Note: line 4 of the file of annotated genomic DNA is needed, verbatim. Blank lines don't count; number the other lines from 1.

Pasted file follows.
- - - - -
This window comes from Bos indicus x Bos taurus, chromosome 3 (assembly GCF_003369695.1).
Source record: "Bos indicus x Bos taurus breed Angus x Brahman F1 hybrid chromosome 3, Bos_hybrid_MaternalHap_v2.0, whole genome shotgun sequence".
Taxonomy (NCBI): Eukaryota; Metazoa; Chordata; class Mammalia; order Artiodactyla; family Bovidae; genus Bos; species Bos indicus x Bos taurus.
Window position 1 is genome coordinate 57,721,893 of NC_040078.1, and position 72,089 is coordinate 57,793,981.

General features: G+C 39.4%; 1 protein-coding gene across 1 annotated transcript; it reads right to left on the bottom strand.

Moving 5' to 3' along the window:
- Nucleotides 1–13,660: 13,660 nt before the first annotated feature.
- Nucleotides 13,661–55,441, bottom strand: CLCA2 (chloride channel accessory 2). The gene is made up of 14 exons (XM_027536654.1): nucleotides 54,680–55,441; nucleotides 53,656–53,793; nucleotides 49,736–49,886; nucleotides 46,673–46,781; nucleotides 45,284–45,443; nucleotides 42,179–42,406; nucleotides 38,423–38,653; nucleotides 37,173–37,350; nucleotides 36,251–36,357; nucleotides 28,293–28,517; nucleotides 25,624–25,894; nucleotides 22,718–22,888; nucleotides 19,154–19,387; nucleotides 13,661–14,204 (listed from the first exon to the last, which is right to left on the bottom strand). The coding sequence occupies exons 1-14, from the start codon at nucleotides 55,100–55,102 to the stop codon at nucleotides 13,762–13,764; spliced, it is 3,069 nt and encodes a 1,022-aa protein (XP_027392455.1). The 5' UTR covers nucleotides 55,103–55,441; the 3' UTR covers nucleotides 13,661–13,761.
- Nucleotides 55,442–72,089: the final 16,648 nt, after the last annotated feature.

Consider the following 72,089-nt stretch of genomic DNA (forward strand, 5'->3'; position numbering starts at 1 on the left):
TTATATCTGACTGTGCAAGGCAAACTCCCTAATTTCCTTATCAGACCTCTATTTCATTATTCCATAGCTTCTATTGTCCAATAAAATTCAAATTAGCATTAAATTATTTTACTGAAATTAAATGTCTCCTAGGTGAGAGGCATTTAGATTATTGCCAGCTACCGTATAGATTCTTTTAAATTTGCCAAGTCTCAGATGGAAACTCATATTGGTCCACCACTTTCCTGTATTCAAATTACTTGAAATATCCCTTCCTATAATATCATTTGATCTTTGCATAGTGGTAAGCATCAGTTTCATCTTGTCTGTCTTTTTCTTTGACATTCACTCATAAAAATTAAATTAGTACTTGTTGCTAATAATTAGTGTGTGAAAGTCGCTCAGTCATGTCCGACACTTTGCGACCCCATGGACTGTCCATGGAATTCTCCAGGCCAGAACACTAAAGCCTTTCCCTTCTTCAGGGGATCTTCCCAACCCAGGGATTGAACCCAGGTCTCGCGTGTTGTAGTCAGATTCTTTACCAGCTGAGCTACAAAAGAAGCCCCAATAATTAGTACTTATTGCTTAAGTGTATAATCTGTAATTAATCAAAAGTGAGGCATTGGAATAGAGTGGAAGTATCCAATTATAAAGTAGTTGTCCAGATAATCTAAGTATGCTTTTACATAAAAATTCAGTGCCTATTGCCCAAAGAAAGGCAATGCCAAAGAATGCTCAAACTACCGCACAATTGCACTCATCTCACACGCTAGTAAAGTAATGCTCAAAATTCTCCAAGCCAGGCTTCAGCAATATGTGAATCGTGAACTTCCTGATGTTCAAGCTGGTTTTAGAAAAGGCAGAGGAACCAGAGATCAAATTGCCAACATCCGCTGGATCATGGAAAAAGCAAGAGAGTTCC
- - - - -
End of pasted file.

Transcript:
Window position 1 is genome coordinate 57,721,893 of NC_040078.1, and position 72,089 is coordinate 57,793,981.